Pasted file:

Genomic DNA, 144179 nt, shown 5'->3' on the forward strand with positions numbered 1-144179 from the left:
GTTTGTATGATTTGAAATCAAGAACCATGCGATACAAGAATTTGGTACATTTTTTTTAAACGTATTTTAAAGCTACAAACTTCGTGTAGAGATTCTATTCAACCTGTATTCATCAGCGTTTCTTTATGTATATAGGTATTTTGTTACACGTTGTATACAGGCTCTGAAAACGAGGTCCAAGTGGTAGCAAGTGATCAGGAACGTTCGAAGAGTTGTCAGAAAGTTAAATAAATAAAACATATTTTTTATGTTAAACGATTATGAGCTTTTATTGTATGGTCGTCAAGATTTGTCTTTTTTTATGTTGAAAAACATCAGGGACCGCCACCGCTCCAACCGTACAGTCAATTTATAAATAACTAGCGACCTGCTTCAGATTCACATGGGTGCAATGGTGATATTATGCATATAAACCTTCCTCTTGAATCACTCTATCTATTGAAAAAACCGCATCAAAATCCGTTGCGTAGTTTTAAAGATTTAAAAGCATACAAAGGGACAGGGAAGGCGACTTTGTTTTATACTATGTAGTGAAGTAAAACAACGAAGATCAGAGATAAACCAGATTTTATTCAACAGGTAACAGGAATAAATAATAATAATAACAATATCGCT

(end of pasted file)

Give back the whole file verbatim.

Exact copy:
Genomic DNA, 144179 nt, shown 5'->3' on the forward strand with positions numbered 1-144179 from the left:
GTTTGTATGATTTGAAATCAAGAACCATGCGATACAAGAATTTGGTACATTTTTTTTAAACGTATTTTAAAGCTACAAACTTCGTGTAGAGATTCTATTCAACCTGTATTCATCAGCGTTTCTTTATGTATATAGGTATTTTGTTACACGTTGTATACAGGCTCTGAAAACGAGGTCCAAGTGGTAGCAAGTGATCAGGAACGTTCGAAGAGTTGTCAGAAAGTTAAATAAATAAAACATATTTTTTATGTTAAACGATTATGAGCTTTTATTGTATGGTCGTCAAGATTTGTCTTTTTTTATGTTGAAAAACATCAGGGACCGCCACCGCTCCAACCGTACAGTCAATTTATAAATAACTAGCGACCTGCTTCAGATTCACATGGGTGCAATGGTGATATTATGCATATAAACCTTCCTCTTGAATCACTCTATCTATTGAAAAAACCGCATCAAAATCCGTTGCGTAGTTTTAAAGATTTAAAAGCATACAAAGGGACAGGGAAGGCGACTTTGTTTTATACTATGTAGTGAAGTAAAACAACGAAGATCAGAGATAAACCAGATTTTATTCAACAGGTAACAGGAATAAATAATAATAATAACAATATCGCT